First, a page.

Raking good will

A forest view in Japan, vintage postcard.
Fall is a beautiful time of year in Maryland. Red, gold, burgundy, green, olive and brown leaves festoon limbs and litter lawns. This is one of my favorite times of year.

Raking leaves
I raked leaves this morning from our lawn to the curb, sweeping them across green grass. In years past, children would help by leaping into the piles I made, and crunching dry leaves underfoot. This morning a gentle breeze kept me company, rearranged a pile here or setting a leaf twirling there.

I didn't let new accumulations of litter discourage me. I wasn't expecting perfection, only progress.

Some of our leaves scampered across to a neighbor's yard. I watched my leaves mingle with other leaves I couldn't identity. My neighbor's tree was aflame with bright leaves that hadn't yet fallen. None of the leaves I raked were hers. Not yet.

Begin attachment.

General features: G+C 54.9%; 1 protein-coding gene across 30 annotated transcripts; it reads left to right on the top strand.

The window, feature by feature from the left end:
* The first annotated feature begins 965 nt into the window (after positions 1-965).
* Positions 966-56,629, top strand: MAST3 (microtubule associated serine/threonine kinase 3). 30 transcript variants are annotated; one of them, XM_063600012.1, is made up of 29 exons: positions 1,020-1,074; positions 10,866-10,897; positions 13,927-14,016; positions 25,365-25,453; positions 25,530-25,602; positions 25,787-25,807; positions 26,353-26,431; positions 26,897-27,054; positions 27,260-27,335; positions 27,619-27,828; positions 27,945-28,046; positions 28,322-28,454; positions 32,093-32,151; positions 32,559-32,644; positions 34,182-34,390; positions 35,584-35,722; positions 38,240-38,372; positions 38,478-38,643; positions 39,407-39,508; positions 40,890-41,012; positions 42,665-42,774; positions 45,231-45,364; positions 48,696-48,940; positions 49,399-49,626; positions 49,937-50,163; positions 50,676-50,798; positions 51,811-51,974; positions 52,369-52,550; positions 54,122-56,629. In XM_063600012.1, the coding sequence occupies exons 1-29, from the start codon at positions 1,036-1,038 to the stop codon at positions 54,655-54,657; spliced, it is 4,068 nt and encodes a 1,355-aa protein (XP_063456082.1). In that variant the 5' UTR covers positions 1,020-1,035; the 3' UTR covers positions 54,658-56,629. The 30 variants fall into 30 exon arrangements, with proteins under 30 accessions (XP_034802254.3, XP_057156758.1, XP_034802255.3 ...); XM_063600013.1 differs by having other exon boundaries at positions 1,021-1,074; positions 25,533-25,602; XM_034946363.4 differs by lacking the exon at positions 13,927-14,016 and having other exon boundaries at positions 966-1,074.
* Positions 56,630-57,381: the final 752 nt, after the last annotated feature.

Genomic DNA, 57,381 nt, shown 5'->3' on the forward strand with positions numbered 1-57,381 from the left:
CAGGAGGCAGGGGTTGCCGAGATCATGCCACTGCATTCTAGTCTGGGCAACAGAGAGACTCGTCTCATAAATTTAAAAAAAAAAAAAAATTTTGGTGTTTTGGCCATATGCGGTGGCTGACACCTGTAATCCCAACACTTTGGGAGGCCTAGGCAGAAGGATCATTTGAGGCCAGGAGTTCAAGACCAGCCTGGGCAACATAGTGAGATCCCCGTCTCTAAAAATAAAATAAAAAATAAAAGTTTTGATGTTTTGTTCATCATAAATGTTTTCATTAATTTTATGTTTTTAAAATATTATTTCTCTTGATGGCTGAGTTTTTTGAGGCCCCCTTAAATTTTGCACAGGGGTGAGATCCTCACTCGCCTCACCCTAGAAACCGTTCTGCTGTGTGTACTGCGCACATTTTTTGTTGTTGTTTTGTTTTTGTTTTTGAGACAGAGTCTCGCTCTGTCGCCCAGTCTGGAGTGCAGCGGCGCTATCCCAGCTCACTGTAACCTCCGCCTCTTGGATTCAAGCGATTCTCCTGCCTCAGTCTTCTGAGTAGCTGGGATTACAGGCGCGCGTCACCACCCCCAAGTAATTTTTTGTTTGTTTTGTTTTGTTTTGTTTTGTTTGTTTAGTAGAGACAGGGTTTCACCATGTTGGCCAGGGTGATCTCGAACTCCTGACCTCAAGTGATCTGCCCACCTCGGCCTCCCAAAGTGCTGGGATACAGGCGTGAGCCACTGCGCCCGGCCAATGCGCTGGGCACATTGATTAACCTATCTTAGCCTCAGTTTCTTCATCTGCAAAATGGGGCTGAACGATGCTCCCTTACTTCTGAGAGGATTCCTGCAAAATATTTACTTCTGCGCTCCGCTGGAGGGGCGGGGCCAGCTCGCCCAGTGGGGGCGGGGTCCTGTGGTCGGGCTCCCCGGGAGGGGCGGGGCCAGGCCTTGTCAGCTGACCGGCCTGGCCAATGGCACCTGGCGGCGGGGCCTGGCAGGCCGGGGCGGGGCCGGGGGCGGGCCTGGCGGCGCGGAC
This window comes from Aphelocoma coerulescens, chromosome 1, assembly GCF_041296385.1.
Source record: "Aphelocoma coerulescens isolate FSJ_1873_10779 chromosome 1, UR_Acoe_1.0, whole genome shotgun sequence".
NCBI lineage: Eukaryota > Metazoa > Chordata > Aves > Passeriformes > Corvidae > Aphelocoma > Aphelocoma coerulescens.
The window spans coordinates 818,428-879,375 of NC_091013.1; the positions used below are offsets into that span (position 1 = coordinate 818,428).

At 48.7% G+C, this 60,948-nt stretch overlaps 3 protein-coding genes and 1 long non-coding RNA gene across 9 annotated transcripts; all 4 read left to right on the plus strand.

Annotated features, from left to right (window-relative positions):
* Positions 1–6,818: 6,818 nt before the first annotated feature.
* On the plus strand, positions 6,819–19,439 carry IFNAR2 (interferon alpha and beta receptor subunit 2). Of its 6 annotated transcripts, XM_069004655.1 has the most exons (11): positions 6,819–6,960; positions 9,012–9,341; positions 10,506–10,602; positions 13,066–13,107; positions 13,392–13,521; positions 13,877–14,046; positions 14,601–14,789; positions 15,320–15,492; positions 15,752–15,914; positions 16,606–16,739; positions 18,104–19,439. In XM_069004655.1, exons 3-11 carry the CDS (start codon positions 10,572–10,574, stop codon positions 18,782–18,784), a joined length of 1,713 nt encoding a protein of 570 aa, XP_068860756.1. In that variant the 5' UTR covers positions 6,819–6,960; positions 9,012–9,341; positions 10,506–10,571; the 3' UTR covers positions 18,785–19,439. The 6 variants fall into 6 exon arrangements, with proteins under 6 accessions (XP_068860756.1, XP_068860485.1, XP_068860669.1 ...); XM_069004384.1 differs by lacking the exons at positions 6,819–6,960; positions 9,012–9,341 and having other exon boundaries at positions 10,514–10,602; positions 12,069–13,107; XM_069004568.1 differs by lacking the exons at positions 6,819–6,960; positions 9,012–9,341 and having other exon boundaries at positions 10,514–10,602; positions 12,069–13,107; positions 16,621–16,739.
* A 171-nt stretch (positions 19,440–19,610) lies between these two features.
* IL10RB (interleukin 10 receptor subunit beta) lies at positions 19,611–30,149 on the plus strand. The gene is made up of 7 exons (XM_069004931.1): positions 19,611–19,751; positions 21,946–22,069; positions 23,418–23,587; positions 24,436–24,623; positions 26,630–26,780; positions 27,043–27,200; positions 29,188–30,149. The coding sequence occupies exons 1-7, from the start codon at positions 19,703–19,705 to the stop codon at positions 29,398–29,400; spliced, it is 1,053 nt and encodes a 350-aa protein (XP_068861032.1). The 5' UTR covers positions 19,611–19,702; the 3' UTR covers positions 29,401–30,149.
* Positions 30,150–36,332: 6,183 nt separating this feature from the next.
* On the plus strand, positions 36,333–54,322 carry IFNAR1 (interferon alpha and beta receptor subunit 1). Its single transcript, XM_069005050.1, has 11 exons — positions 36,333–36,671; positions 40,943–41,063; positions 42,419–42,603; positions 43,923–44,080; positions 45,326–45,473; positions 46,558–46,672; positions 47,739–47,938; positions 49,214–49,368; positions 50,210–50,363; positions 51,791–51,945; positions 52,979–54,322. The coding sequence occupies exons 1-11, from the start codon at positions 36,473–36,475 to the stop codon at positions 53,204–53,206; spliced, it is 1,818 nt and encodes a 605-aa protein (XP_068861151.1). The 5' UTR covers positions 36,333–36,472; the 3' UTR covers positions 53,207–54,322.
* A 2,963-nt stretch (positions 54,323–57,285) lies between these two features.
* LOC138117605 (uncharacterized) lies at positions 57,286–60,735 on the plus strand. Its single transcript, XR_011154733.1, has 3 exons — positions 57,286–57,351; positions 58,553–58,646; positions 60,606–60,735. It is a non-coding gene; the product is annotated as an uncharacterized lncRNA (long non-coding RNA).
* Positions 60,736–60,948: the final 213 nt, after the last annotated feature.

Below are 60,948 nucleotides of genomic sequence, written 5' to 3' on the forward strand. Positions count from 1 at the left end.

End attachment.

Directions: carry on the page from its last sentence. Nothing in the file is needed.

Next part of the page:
Raking good will
It only seems right that a homeowner with a tree could collect at least some of the leaves that litter a neighbor's yard.

I don't pretend I scouted down every leaf the breeze ripped from our tree and threw onto our neighbor's lawn. But while I had the rake out, why not? Why not collect a few leaves from a busy neighbor's life before some blew on my lawn anyway? Why not share God's love in a small way?

So I worked in the sunshine this morning for a few minutes longer. And the breeze that had been rearranging my work for an hour began to blow leaves in the direction I raked.

It's a funny thing about trying to help someone else. Like autumn leaves, good will won't stay where you put it, it spreads. 

How can you spread goodwill today?

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